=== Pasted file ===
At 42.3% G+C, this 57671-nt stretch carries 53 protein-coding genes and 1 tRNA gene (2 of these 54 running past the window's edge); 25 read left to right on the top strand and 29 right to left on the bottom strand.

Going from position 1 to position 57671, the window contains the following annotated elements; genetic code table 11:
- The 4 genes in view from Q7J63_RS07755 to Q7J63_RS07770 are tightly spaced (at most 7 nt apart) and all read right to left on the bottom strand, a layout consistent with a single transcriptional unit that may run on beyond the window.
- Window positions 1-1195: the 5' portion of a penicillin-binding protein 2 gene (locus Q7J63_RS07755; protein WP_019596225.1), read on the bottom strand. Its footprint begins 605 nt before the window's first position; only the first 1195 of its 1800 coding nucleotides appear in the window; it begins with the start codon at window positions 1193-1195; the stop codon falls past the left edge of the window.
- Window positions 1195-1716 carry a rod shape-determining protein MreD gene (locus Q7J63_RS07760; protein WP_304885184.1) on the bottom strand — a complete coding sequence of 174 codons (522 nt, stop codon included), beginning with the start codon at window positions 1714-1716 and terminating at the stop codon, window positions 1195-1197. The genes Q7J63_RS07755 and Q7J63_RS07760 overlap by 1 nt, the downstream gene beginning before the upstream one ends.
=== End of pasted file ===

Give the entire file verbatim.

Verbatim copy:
At 42.3% G+C, this 57671-nt stretch carries 53 protein-coding genes and 1 tRNA gene (2 of these 54 running past the window's edge); 25 read left to right on the top strand and 29 right to left on the bottom strand.

Going from position 1 to position 57671, the window contains the following annotated elements; genetic code table 11:
- The 4 genes in view from Q7J63_RS07755 to Q7J63_RS07770 are tightly spaced (at most 7 nt apart) and all read right to left on the bottom strand, a layout consistent with a single transcriptional unit that may run on beyond the window.
- Window positions 1-1195: the 5' portion of a penicillin-binding protein 2 gene (locus Q7J63_RS07755; protein WP_019596225.1), read on the bottom strand. Its footprint begins 605 nt before the window's first position; only the first 1195 of its 1800 coding nucleotides appear in the window; it begins with the start codon at window positions 1193-1195; the stop codon falls past the left edge of the window.
- Window positions 1195-1716 carry a rod shape-determining protein MreD gene (locus Q7J63_RS07760; protein WP_304885184.1) on the bottom strand — a complete coding sequence of 174 codons (522 nt, stop codon included), beginning with the start codon at window positions 1714-1716 and terminating at the stop codon, window positions 1195-1197. The genes Q7J63_RS07755 and Q7J63_RS07760 overlap by 1 nt, the downstream gene beginning before the upstream one ends.